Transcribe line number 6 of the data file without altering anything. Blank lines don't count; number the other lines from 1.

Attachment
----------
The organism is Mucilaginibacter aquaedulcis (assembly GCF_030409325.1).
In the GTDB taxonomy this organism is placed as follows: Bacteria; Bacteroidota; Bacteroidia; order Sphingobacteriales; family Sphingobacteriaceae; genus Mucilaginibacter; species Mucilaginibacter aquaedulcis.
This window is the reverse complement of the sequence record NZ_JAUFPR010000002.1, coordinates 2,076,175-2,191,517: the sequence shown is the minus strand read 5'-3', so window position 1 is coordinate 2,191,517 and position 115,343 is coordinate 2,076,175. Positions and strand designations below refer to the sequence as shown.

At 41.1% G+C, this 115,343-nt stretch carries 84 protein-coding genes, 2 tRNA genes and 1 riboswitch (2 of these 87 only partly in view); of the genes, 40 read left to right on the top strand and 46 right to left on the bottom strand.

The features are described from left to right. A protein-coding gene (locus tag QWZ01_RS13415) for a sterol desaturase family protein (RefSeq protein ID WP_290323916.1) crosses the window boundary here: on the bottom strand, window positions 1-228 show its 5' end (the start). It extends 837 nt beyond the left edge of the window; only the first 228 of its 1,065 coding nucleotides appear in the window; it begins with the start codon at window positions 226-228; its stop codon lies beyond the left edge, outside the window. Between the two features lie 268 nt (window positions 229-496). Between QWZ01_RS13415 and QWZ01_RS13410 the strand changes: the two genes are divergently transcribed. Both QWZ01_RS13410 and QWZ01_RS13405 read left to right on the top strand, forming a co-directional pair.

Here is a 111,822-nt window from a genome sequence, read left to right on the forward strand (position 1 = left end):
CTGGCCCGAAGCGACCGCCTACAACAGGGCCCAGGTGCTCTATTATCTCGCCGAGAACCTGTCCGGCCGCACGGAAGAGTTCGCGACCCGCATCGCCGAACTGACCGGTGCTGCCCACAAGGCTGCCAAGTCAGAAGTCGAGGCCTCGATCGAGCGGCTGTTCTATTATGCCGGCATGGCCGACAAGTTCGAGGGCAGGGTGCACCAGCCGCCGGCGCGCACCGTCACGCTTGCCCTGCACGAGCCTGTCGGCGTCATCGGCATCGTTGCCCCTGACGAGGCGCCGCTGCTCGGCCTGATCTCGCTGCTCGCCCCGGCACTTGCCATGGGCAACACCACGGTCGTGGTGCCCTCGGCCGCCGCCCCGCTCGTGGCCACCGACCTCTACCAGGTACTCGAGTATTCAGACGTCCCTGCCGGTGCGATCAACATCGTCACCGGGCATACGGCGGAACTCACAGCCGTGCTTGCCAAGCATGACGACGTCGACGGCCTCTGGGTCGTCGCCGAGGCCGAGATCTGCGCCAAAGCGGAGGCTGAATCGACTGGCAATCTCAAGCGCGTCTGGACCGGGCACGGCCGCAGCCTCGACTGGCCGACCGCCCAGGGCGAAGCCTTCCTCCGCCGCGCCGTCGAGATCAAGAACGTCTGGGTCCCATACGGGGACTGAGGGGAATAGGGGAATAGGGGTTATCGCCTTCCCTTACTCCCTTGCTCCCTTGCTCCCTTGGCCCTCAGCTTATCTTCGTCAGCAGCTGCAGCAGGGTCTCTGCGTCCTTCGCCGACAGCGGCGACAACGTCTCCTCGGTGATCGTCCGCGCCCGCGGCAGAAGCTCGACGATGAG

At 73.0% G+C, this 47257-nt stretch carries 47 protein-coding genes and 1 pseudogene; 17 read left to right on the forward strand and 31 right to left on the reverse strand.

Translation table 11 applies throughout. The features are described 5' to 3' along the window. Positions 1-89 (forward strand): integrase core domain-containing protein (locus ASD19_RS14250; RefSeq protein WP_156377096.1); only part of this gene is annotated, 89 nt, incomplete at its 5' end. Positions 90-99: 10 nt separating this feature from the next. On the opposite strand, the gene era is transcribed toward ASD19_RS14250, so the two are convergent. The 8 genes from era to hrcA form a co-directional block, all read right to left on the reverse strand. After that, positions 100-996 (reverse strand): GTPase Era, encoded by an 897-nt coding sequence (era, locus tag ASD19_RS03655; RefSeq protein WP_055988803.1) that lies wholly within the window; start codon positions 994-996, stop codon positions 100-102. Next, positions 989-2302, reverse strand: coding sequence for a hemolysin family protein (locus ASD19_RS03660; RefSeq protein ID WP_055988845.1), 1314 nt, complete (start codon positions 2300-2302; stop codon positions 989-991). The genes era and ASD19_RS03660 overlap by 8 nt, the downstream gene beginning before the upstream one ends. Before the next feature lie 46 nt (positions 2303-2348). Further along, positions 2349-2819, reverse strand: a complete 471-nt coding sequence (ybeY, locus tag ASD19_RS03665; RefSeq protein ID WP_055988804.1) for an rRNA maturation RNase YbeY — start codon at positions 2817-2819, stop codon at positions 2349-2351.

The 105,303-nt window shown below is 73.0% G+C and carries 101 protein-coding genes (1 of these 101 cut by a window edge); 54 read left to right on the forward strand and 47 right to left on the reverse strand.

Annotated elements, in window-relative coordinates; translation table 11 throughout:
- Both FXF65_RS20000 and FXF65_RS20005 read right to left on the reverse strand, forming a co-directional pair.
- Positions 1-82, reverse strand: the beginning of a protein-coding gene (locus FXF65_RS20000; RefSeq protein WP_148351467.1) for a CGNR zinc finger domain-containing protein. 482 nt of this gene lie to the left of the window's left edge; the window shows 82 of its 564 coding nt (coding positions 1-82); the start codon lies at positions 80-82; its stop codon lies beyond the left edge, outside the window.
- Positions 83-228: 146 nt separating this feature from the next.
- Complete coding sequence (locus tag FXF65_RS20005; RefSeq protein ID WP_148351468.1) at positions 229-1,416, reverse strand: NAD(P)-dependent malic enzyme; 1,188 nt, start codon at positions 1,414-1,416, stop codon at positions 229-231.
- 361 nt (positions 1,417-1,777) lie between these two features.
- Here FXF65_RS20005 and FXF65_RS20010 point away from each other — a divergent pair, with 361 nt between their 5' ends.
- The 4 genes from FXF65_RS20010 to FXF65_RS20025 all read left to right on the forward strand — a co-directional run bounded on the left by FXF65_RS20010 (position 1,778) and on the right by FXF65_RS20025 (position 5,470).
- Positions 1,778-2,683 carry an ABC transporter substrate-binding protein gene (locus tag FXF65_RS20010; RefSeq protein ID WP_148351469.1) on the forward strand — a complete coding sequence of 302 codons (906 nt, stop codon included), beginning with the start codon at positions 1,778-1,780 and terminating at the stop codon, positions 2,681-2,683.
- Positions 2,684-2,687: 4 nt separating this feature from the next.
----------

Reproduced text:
Here is a 111,822-nt window from a genome sequence, read left to right on the forward strand (position 1 = left end):